Internet of Things predicted to grow by 5.5 million new devices every day in 2016  


According to Gartner there will be 6.4 billion connected ‘things’, or devices, in use worldwide in 2016 – a rise of 30 per cent on 2015. This growth equates to 5.5 million new connections every day through 2016, and represents a massive opportunity for communications providers.

The forecast goes on to predict that the number of connected devices in the Internet of Things (IoT) will continue to grow for the foreseeable future, reaching an estimated 20.8 billion by 2020.

This growth, says Gartner, will support total services spending of $235 billion in 2016, up 22 per cent from 2015. It notes that services are dominated by the professional category (in which businesses contract with external providers in order to design, install and operate IoT systems). However, it adds, connectivity services (through communications service providers) and consumer services will grow at a faster pace.

“IoT services are the real driver of value in IoT, and increasing attention is being focused on new services by end-user organisations and vendors,” said Jim Tully, vice president and analyst at Gartner.

The consumer category will see the most connected devices, but the enterprise sector will drive IoT revenues, according to Gartner. In terms of hardware spending, consumer applications will amount to $546 billion in 2016, while the use of connected things in the enterprise will drive $868 billion in 2016.

Enterprise vs. Consumer IoT

However, the number of connected things in the consumer sector is forecast to be 4 billion in 2016 and 13.5 billion in 2020, compared to 2.4 billion and 7.3 billion, respectively, in the enterprise sector.

“Aside from connected cars, consumer uses will continue to account for the greatest number of connected things, while enterprise will account for the largest spending,” said Tully.

Gartner breaks the enterprise sector into two classes of connected things: cross-industry devices that are used in multiple industries; and vertical-specific devices that are found in particular industries.

Cross-industry devices include connected light bulbs, HVAC and building management systems that are mainly deployed for purposes of cost saving. Vertical-specific devices include specialised equipment used in hospital operating theatres, tracking devices in container ships, and many others.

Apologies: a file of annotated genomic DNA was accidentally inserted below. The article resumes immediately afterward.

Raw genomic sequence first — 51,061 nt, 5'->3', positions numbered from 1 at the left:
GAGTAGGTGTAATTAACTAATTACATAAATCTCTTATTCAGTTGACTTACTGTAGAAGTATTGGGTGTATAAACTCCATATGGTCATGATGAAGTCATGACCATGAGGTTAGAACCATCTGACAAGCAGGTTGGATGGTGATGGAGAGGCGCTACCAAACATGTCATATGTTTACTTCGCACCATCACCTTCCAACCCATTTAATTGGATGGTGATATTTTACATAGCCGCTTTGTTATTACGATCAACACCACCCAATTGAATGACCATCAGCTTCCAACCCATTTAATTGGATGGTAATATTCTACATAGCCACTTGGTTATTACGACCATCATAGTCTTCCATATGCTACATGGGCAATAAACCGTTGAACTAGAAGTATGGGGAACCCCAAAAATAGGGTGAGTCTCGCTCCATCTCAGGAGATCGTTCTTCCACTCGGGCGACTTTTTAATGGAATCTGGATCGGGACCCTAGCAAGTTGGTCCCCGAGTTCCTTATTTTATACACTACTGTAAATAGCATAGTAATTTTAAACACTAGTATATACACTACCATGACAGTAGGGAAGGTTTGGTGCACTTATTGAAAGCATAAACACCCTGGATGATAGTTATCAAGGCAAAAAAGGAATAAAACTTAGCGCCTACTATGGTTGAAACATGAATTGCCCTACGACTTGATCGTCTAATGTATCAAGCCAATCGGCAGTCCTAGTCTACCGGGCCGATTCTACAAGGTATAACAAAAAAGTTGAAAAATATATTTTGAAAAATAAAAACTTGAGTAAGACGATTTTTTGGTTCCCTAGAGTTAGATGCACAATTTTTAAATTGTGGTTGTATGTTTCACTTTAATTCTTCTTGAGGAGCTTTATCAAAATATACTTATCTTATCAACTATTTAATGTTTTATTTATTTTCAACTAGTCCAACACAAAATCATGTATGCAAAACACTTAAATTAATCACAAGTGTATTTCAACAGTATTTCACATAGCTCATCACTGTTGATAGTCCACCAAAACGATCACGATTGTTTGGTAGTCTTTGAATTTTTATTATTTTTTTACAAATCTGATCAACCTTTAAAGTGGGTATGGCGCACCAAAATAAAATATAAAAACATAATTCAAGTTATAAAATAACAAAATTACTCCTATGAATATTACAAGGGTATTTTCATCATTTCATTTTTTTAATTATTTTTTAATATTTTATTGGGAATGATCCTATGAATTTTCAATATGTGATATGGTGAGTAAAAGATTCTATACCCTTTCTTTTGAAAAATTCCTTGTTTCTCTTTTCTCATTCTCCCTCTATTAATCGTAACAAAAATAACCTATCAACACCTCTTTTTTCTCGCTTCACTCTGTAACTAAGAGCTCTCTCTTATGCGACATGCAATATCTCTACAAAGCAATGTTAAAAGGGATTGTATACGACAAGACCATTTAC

“Connected things for specialised use are currently the largest category, however, this is quickly changing with the increased use of generic devices. By 2020, cross-industry devices will dominate the number of connected things used in the enterprise,” concluded Tully.

About Author

Gary Eastwood

Gary Eastwood has over 15 years of experience as a technology and business journalist and editor. He has held editorship positions on customer magazines for Microsoft, CSC, and EDF, as well as on B2B magazine Mobile Enterprise. He is the former Deputy Editor of Computer Business Review. In a freelance role, Gary has contributed numerous features and articles to a broad range of publications, including New Scientist, Computer Weekly, MIS, Marketing Week, Corporate Financier, Real Business, Wireless Business Review, and driven marketing communications projects for clients, such as Intel, the Confederation of British Industry, IBM, Logicalis, the Department of Trade & Innovation, and many others. Gary has written many white papers on a range of ITC subjects for Datamonitor. He is also an editorial photographer and business videographer, and has authored and ghost-written four books on photography. He is the Co-Director of EastwoodMiddleton Publishing, which provides contract/customer magazines for a growing list of clients, and publishes the B2B magazine for business leaders, Strategist.